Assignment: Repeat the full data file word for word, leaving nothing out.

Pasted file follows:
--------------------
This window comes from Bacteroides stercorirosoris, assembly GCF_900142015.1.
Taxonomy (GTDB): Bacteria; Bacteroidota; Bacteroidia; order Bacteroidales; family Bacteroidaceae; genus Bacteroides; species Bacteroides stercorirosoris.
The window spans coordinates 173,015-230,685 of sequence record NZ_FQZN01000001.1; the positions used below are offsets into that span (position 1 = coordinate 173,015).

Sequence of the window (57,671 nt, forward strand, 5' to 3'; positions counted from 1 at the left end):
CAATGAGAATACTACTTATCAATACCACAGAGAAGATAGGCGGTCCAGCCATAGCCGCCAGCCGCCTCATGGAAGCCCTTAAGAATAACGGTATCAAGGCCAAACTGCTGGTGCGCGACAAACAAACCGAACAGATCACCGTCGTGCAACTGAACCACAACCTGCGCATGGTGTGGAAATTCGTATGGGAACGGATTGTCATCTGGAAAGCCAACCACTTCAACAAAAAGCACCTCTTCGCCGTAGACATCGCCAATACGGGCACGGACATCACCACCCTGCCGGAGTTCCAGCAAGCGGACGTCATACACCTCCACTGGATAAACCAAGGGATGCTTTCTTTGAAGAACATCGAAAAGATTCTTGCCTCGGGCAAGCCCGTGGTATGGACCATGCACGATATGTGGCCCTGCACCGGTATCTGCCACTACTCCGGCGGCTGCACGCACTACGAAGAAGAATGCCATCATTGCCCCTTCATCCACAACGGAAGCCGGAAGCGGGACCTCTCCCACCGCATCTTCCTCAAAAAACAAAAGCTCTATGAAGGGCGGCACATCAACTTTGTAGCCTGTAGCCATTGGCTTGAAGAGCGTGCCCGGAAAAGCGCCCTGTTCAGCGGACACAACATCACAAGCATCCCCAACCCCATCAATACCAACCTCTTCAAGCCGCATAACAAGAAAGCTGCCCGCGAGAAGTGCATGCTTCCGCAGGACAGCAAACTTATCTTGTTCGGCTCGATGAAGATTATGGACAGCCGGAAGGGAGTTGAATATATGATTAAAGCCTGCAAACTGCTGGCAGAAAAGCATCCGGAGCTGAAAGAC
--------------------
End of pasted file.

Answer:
This window comes from Bacteroides stercorirosoris, assembly GCF_900142015.1.
Taxonomy (GTDB): Bacteria; Bacteroidota; Bacteroidia; order Bacteroidales; family Bacteroidaceae; genus Bacteroides; species Bacteroides stercorirosoris.
The window spans coordinates 173,015-230,685 of sequence record NZ_FQZN01000001.1; the positions used below are offsets into that span (position 1 = coordinate 173,015).

Sequence of the window (57,671 nt, forward strand, 5' to 3'; positions counted from 1 at the left end):
CAATGAGAATACTACTTATCAATACCACAGAGAAGATAGGCGGTCCAGCCATAGCCGCCAGCCGCCTCATGGAAGCCCTTAAGAATAACGGTATCAAGGCCAAACTGCTGGTGCGCGACAAACAAACCGAACAGATCACCGTCGTGCAACTGAACCACAACCTGCGCATGGTGTGGAAATTCGTATGGGAACGGATTGTCATCTGGAAAGCCAACCACTTCAACAAAAAGCACCTCTTCGCCGTAGACATCGCCAATACGGGCACGGACATCACCACCCTGCCGGAGTTCCAGCAAGCGGACGTCATACACCTCCACTGGATAAACCAAGGGATGCTTTCTTTGAAGAACATCGAAAAGATTCTTGCCTCGGGCAAGCCCGTGGTATGGACCATGCACGATATGTGGCCCTGCACCGGTATCTGCCACTACTCCGGCGGCTGCACGCACTACGAAGAAGAATGCCATCATTGCCCCTTCATCCACAACGGAAGCCGGAAGCGGGACCTCTCCCACCGCATCTTCCTCAAAAAACAAAAGCTCTATGAAGGGCGGCACATCAACTTTGTAGCCTGTAGCCATTGGCTTGAAGAGCGTGCCCGGAAAAGCGCCCTGTTCAGCGGACACAACATCACAAGCATCCCCAACCCCATCAATACCAACCTCTTCAAGCCGCATAACAAGAAAGCTGCCCGCGAGAAGTGCATGCTTCCGCAGGACAGCAAACTTATCTTGTTCGGCTCGATGAAGATTATGGACAGCCGGAAGGGAGTTGAATATATGATTAAAGCCTGCAAACTGCTGGCAGAAAAGCATCCGGAGCTGAAAGAC